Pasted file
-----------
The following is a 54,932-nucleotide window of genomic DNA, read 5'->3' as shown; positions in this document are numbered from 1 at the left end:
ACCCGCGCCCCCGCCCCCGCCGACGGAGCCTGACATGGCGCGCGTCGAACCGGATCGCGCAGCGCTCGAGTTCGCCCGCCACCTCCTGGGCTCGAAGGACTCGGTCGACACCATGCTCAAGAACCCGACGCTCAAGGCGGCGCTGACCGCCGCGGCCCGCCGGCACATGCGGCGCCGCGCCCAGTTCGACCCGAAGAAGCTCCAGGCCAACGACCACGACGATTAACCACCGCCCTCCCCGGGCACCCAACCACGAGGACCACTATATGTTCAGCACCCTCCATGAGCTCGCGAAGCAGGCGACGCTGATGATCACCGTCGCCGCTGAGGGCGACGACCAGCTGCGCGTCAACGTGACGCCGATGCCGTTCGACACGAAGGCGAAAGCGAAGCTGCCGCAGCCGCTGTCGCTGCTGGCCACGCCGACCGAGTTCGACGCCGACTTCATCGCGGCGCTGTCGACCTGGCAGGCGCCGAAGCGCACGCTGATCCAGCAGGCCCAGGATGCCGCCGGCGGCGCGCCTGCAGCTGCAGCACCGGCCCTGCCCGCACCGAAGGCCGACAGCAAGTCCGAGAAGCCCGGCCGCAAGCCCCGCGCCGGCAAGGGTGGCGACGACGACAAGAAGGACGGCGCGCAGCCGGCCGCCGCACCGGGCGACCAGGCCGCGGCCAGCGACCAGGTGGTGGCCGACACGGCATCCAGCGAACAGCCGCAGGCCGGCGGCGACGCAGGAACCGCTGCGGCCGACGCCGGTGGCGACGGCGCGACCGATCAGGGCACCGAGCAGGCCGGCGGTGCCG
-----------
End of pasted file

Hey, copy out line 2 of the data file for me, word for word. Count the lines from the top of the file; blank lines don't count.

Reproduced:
ACCCGCGCCCCCGCCCCCGCCGACGGAGCCTGACATGGCGCGCGTCGAACCGGATCGCGCAGCGCTCGAGTTCGCCCGCCACCTCCTGGGCTCGAAGGACTCGGTCGACACCATGCTCAAGAACCCGACGCTCAAGGCGGCGCTGACCGCCGCGGCCCGCCGGCACATGCGGCGCCGCGCCCAGTTCGACCCGAAGAAGCTCCAGGCCAACGACCACGACGATTAACCACCGCCCTCCCCGGGCACCCAACCACGAGGACCACTATATGTTCAGCACCCTCCATGAGCTCGCGAAGCAGGCGACGCTGATGATCACCGTCGCCGCTGAGGGCGACGACCAGCTGCGCGTCAACGTGACGCCGATGCCGTTCGACACGAAGGCGAAAGCGAAGCTGCCGCAGCCGCTGTCGCTGCTGGCCACGCCGACCGAGTTCGACGCCGACTTCATCGCGGCGCTGTCGACCTGGCAGGCGCCGAAGCGCACGCTGATCCAGCAGGCCCAGGATGCCGCCGGCGGCGCGCCTGCAGCTGCAGCACCGGCCCTGCCCGCACCGAAGGCCGACAGCAAGTCCGAGAAGCCCGGCCGCAAGCCCCGCGCCGGCAAGGGTGGCGACGACGACAAGAAGGACGGCGCGCAGCCGGCCGCCGCACCGGGCGACCAGGCCGCGGCCAGCGACCAGGTGGTGGCCGACACGGCATCCAGCGAACAGCCGCAGGCCGGCGGCGACGCAGGAACCGCTGCGGCCGACGCCGGTGGCGACGGCGCGACCGATCAGGGCACCGAGCAGGCCGGCGGTGCCG